CA IoT Cybersecurity Bill Heads To Governor’s Desk
The bill (SB-327), if signed by Gov. Brown, will take effect on January 1, 2020. It is aimed at securing connected devices. The bill states that, “a manufacturer of a connected device shall equip the device with a reasonable security feature or features.”

House Approves Financial Sector Data Breach Bill
On Sept. 13 the House Financial Services Committee approved bill (H.R. 6743) to create a national data breach notification standard for the financial sector. The bill would amend the GLBA and preempt state law for institutions covered under the financial services law.

Department of Commerce Launches Collaborative Privacy Framework Effort
NIST announced it has launched a collaborative project to develop a voluntary privacy framework to help organizations manage risk. NIST will hold a public workshop on Oct. 16, 2018, in Austin, Texas—in conjunction with the International Association of Privacy Professionals’ Privacy. Security. Risk. 2018.

Upcoming Events:

McGuireWoods HIPAA Webinar Series: September 24, 2018 
This webinar will examine the application of HIPAA to the ever-growing array of mobile health applications and devices, with an emphasis on the design and security implications of such devices.

NIST has published Special Publication (SP) 1800-5, “IT Asset Management” to help financial service companies monitor and manage IT assets.  According to the release:

“The example solution…gives companies the ability to track, manage, and report on information assets throughout their entire life cycle. This can ultimately increase cybersecurity resilience by enhancing the visibility of assets, identifying vulnerable assets, enabling faster response to security alerts, revealing which applications are actually being used, and reducing help desk response times.”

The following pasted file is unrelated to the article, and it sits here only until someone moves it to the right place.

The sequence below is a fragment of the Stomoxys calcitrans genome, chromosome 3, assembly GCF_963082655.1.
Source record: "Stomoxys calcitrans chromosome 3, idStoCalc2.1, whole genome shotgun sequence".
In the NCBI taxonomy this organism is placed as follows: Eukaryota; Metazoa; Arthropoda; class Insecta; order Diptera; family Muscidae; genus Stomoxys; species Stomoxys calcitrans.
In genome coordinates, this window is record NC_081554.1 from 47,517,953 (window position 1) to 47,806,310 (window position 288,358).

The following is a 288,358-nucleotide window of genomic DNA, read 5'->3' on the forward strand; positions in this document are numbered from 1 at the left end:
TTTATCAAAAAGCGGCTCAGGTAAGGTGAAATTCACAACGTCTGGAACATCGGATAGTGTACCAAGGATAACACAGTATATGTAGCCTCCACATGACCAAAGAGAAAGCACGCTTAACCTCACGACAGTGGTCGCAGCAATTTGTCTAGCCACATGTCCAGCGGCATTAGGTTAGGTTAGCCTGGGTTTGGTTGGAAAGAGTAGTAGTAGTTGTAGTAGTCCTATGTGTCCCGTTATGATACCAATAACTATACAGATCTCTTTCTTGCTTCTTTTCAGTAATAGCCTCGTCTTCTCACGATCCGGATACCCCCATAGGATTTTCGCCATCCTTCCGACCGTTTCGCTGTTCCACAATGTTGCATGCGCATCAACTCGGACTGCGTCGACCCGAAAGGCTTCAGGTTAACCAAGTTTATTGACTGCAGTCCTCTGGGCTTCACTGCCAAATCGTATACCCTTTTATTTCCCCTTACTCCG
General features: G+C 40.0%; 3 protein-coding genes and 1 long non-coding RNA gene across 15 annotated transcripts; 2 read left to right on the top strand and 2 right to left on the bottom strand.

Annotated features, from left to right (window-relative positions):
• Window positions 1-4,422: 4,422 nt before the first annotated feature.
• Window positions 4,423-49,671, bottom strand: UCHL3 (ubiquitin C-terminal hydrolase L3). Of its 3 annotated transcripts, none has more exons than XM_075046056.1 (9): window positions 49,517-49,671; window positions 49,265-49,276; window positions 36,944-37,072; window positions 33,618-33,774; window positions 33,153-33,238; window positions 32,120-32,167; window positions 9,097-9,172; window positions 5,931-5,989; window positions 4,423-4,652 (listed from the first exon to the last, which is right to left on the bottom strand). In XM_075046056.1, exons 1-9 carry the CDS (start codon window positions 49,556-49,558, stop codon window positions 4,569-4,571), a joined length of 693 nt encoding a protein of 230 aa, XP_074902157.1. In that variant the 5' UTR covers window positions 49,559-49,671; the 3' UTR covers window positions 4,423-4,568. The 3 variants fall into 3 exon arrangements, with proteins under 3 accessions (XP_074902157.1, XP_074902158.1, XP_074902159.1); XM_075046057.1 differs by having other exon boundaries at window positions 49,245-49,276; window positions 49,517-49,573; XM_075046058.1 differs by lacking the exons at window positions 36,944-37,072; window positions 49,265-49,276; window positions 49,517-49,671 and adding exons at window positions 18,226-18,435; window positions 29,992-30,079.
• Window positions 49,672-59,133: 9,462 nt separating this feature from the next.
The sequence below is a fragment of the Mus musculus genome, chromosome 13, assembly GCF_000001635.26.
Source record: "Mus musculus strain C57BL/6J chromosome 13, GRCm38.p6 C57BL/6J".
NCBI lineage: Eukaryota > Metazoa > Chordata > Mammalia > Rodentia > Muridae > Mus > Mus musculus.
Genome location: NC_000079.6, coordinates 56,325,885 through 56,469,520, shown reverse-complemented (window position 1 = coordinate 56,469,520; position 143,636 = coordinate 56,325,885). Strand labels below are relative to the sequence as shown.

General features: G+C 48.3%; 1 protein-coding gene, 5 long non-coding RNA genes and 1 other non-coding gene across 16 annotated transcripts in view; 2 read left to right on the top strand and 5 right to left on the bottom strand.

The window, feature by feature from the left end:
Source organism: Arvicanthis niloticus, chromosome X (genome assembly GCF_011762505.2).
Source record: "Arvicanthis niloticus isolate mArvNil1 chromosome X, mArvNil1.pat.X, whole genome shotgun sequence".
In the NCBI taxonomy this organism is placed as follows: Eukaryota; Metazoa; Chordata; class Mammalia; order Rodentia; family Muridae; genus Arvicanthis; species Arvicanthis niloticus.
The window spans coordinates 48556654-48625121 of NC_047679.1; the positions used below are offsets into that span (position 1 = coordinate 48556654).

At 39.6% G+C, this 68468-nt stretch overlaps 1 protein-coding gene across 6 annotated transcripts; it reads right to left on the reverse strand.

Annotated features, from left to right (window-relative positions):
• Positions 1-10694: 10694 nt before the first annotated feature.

A copy of the SP can be found here.

The convergence of the General Data Protection Regulation and the investigation into Russian interference in the 2016 election has created a perfect privacy storm. Social media platforms’ complacency on this front, and the resulting public backlash, have further amplified the pressure on legislatures to react.  Although state legislatures have been quick to do so (most notably California, which passed a sweeping new privacy law in June), Congress has not.

Recently, Senator Mark Warner (D-VA) issued a draft white paper proposing 20 policy approaches to combat these issues.  The proposals seek to enhance user privacy, increase transparency, and dam the deluge of misinformation that, to date, has run through social media platforms largely unchecked.

Continue Reading Warner White Paper Floats Far-Ranging Privacy Proposals

CTIA, a trade association representing the wireless communications industry, recently announced a new cybersecurity certification program for IoT cellular-connected devices. The announcement comes shortly after NIST hosted a workshop in July regarding Considerations for Managing IoT Cybersecurity and Privacy Risks.

CTIA states, “[t]he program will protect consumers and wireless infrastructure, while creating a more secure foundation for smart cities, connected cars, mHealth and other IoT applications.” Tom Sawanobori, SVP and Chief Technology Officer at CTIA states that, “[t]he IoT Cybersecurity Certification Program harnesses CTIA’s network of authorized labs and reflects our commitment to securing networks and devices in an increasingly connected wireless world.”

According to CTIA, the Cybersecurity Certification Program is built upon NTIA and NIST IoT security recommendations. The Program will begin accepting devices for certification testing in October 2018.